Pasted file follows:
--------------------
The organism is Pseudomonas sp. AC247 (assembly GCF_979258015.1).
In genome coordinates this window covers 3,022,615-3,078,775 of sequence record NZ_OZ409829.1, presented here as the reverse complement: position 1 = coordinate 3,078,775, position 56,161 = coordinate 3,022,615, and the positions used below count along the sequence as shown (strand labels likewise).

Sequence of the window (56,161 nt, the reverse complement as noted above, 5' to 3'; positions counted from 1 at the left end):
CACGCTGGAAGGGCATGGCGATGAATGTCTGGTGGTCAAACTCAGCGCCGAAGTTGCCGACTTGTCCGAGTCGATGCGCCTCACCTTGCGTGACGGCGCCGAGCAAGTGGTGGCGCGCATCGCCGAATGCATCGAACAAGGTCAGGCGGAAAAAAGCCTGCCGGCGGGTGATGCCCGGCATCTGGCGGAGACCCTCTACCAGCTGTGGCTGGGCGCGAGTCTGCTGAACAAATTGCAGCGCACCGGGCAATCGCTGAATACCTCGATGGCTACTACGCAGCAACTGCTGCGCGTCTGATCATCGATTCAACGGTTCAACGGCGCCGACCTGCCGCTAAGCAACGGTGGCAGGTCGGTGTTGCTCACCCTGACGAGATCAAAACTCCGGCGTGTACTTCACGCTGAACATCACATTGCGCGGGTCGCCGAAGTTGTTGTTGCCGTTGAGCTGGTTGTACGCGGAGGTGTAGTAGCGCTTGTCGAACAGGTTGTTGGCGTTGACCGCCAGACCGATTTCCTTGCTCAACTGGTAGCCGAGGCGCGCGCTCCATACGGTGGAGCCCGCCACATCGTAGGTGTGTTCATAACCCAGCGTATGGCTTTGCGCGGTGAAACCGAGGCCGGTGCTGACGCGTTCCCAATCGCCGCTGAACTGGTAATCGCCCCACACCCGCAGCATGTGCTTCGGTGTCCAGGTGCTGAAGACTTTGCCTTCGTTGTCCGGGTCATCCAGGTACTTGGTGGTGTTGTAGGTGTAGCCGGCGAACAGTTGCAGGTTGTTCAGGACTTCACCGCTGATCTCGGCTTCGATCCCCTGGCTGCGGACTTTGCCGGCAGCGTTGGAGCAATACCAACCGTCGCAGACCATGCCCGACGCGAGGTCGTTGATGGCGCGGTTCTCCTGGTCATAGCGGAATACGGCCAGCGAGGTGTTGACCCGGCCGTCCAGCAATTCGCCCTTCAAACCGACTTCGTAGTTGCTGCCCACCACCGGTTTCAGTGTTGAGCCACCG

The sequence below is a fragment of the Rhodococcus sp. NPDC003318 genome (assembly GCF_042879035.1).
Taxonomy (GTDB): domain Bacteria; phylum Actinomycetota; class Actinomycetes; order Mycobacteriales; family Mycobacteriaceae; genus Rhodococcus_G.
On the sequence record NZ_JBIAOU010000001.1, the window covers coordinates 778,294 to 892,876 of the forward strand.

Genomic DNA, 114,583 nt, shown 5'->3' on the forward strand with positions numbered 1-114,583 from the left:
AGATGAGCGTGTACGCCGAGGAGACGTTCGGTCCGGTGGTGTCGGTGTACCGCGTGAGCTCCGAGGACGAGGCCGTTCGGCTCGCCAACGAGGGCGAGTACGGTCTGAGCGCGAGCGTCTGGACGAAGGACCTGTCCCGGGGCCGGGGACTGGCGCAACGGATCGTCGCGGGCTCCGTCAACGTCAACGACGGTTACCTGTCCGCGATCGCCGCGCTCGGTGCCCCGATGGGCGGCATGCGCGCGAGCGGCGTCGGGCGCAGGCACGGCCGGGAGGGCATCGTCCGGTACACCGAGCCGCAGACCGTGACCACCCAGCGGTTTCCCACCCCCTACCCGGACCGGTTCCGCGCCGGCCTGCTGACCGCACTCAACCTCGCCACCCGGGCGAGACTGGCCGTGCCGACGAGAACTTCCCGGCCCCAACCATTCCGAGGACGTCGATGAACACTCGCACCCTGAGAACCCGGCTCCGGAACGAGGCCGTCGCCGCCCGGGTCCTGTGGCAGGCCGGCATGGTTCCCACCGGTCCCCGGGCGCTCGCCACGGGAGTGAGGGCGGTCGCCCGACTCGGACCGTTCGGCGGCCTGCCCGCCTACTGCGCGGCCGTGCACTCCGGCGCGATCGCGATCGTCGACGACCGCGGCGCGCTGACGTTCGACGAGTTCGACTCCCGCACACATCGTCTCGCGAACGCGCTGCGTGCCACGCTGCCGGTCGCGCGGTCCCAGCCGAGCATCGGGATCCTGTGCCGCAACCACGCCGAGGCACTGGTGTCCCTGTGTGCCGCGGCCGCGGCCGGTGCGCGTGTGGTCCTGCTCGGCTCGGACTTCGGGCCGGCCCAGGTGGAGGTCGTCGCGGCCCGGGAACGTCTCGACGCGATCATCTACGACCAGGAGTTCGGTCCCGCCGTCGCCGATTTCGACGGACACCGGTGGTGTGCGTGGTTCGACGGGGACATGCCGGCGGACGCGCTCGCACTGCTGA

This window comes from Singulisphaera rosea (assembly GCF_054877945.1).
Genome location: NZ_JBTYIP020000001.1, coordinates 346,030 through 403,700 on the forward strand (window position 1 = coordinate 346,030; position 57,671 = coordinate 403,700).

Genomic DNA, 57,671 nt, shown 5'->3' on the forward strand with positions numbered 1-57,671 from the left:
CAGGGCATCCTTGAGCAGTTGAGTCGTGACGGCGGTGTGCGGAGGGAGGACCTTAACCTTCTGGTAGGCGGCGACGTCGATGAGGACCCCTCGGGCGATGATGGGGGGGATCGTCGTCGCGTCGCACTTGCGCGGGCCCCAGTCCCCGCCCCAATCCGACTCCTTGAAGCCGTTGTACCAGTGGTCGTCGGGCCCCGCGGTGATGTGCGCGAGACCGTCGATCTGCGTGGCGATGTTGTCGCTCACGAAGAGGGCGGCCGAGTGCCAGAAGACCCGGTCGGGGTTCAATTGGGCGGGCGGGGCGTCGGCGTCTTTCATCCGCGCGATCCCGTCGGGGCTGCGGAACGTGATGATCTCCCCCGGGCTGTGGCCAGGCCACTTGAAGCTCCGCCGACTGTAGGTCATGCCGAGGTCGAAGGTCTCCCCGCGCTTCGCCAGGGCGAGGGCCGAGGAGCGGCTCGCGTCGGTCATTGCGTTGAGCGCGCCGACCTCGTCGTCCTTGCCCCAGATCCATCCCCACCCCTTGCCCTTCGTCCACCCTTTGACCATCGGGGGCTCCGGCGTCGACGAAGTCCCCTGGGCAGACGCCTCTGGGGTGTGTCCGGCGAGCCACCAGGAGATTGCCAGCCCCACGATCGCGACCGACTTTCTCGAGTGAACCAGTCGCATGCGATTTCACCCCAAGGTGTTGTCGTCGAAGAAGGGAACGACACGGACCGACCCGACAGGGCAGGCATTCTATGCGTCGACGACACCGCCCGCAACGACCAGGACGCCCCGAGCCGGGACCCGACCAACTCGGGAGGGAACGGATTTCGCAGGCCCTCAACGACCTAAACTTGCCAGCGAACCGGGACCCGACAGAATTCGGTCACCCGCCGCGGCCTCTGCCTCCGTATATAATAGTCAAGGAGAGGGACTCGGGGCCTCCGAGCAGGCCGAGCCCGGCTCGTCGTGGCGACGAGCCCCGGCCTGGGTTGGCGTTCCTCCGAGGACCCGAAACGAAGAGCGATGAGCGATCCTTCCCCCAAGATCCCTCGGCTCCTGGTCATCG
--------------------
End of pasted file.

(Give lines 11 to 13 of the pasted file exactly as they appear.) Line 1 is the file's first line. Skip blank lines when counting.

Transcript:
Genome location: NZ_JBTYIP020000001.1, coordinates 346,030 through 403,700 on the forward strand (window position 1 = coordinate 346,030; position 57,671 = coordinate 403,700).

Genomic DNA, 57,671 nt, shown 5'->3' on the forward strand with positions numbered 1-57,671 from the left:
CAGGGCATCCTTGAGCAGTTGAGTCGTGACGGCGGTGTGCGGAGGGAGGACCTTAACCTTCTGGTAGGCGGCGACGTCGATGAGGACCCCTCGGGCGATGATGGGGGGGATCGTCGTCGCGTCGCACTTGCGCGGGCCCCAGTCCCCGCCCCAATCCGACTCCTTGAAGCCGTTGTACCAGTGGTCGTCGGGCCCCGCGGTGATGTGCGCGAGACCGTCGATCTGCGTGGCGATGTTGTCGCTCACGAAGAGGGCGGCCGAGTGCCAGAAGACCCGGTCGGGGTTCAATTGGGCGGGCGGGGCGTCGGCGTCTTTCATCCGCGCGATCCCGTCGGGGCTGCGGAACGTGATGATCTCCCCCGGGCTGTGGCCAGGCCACTTGAAGCTCCGCCGACTGTAGGTCATGCCGAGGTCGAAGGTCTCCCCGCGCTTCGCCAGGGCGAGGGCCGAGGAGCGGCTCGCGTCGGTCATTGCGTTGAGCGCGCCGACCTCGTCGTCCTTGCCCCAGATCCATCCCCACCCCTTGCCCTTCGTCCACCCTTTGACCATCGGGGGCTCCGGCGTCGACGAAGTCCCCTGGGCAGACGCCTCTGGGGTGTGTCCGGCGAGCCACCAGGAGATTGCCAGCCCCACGATCGCGACCGACTTTCTCGAGTGAACCAGTCGCATGCGATTTCACCCCAAGGTGTTGTCGTCGAAGAAGGGAACGACACGGACCGACCCGACAGGGCAGGCATTCTATGCGTCGACGACACCGCCCGCAACGACCAGGACGCCCCGAGCCGGGACCCGACCAACTCGGGAGGGAACGGATTTCGCAGGCCCTCAACGACCTAAACTTGCCAGCGAACCGGGACCCGACAGAATTCGGTCACCCGCCGCGGCCTCTGCCTCCGTATATAATAGTCAAGGAGAGGGACTCGGGGCCTCCGAGCAGGCCGAGCCCGGCTCGTCGTGGCGACGAGCCCCGGCCTGGGTTGGCGTTCCTCCGAGGACCCGAAACGAAGAGCGATGAGCGATCCTTCCCCCAAGATCCCTCGGCTCCTGGTCATCG